Higher practice – prose questions

The following exam questions have been lifted from the old Higher papers. It would be worth your while to take a look at these and practice your critical writing. Remember you must have a clear introduction that sets out what you are going to be looking at, each main paragraph must have a point which is then back up with evidence from the text (preferably a quote). You then need to analyse this evidence, how is it supporting your point? And finally how does this link back to the main argument?

>Choose a novel in which the fate of the main character is important in conveying the writer’s theme. Explain what you consider the main theme to be and discuss how effectively the fate of the character conveys it.

>Choose a novel which has one of the following as its theme: sacrifice; unrequited love; isolation. Discuss the techniques by which the novelist establishes one of these themes and go on to show how, in the end, he or she achieves a satisfactory resolution.

>Choose a novel in which the writer’s method of narration (such as first person narrative, diary form, journal…) plays a significant part. Explain briefly the method of narration and discuss its importance to your appreciation of the text.

>Choose a novel where the method of narration makes an important contribution to the success of the text. Briefly explain the method of narration used by the author and then show in more detail the ways in which it contributes to the overall theme.

>Choose a novel which seems to be bleak and pessimistic. Show how the pessimism is established and go on to discuss the extent to which the pessimism contributes to the overall theme.

>Choose a novel with dark uncertain undertones. Explain the means by which the writer has created the undertones and, in more detail, discuss their contribution to the themes as a whole.

>Choose a novel in which the novelist makes use of more than one location. Discuss how the use of different locations allows the novelist to develop the central concern(s) of the text.

>Choose a novel where characters are affected by certain external forces over which they have little control. Discuss the writer’s use of such forces – social, political, supernatural – and show the extent to which the characters have difficulty in dealing with them.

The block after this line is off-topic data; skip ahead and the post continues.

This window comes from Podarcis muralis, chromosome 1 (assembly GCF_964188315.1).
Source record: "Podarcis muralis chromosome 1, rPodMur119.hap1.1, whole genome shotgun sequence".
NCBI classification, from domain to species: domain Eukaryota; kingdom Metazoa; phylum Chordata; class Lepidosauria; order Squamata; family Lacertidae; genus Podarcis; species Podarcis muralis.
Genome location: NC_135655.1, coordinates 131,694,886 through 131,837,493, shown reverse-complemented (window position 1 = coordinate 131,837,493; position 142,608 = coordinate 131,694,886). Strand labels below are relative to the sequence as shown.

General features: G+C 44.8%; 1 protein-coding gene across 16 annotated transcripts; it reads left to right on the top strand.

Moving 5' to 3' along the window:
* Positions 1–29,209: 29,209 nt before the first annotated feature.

>Choose a novel in which the novelist makes use of symbols. Describe briefly what they represent and discuss how the use of these symbols helps develop the central concern(s) of the text.

>Choose a novel in which the story’s emotional twists ensure that your interest is held until the end. Briefly explain how these twists involve you in the story and then discuss how they lead to a deeper appreciation of the text as a whole.

>Choose a novel which has a theme of friendship or family relationships. Show how the novelist explores your chosen theme and discuss how this treatment enhances your appreciation of the novel as a whole.

>Choose a novel in which a character experiences a moment of revelation. Describe briefly what is revealed and discuss its significance to your understanding of the theme/s.

>Choose a novel in which a minor character plays an important part. Show how the minor character’s role is established and go on to discuss how that character contributes to either the fate of the main character or to the overall theme of the novel.

>Choose a novel which slowly reveals the strengths of the main character. Show how the writer achieves the revelation and go on to demonstrate how it contributes to the overall theme of the text.

>Choose a novel with a central character you consider to be heroic. Show how the heroic qualities are revealed and discuss how this portrayal of the character enhances your understanding of the text as a whole.

>Choose a novel where the story, interesting for its own sake, nevertheless also comments more generally on human behaviour. Show how the story itself interests you but go on to discuss how the story also has a much more universal appeal.

>Choose a novel where the ending raises more questions than answers. Explain how the novelist prepares us for the ending and go on to discuss its contribution to the novel as a whole.
>Choose a novel in which one character’s loyalty or disloyalty to another proves to be decisive. Explain how this arises and go on to discuss why you think it is important to the text as a whole.

The Kite Runner – Chapter 24 & 25

Amir experiences a sensation of a weight being “lifted off his chest” at the beginning of the chapter. We get a feeling here that things are starting to work out. Amir feels that he has righted the wrongs of his past, that Sohrab can begin to heal and that Amir and Soraya will finally have a version of the family they have longed for.

Mr Andrews is the American Ambassador and to begin with we see him as largely unsympathetic to Amir’s plight. He does not seem to care about Sohrab’s unusual situation and seems jaded by all the paperwork. It is later revealed that his daughter committed suicide which softens Amir’s attitude towards him.

Omar Faisal, the adoption lawyer seems much more sympathetic to Amir and Sohrab’s plight. He seems overworked and underpaid but he offers what he feels is the best and soundest advice, suggesting that SOhrab be placed in a Pakistan orphanage till Amir and Soraya can fill out official adoption papers.

The thought of going back to an orphanage obviously traumatises Sohrab. He has already spent time in the Afghan orphanage where he would have spent most of the time hungry and cold. He would have received little comfort whilst grieving the murder and loss of his parents. He was then snatched from the orphanage and abused. This is all he knows about orphanages, it is understandable that he would not wish this to happen again.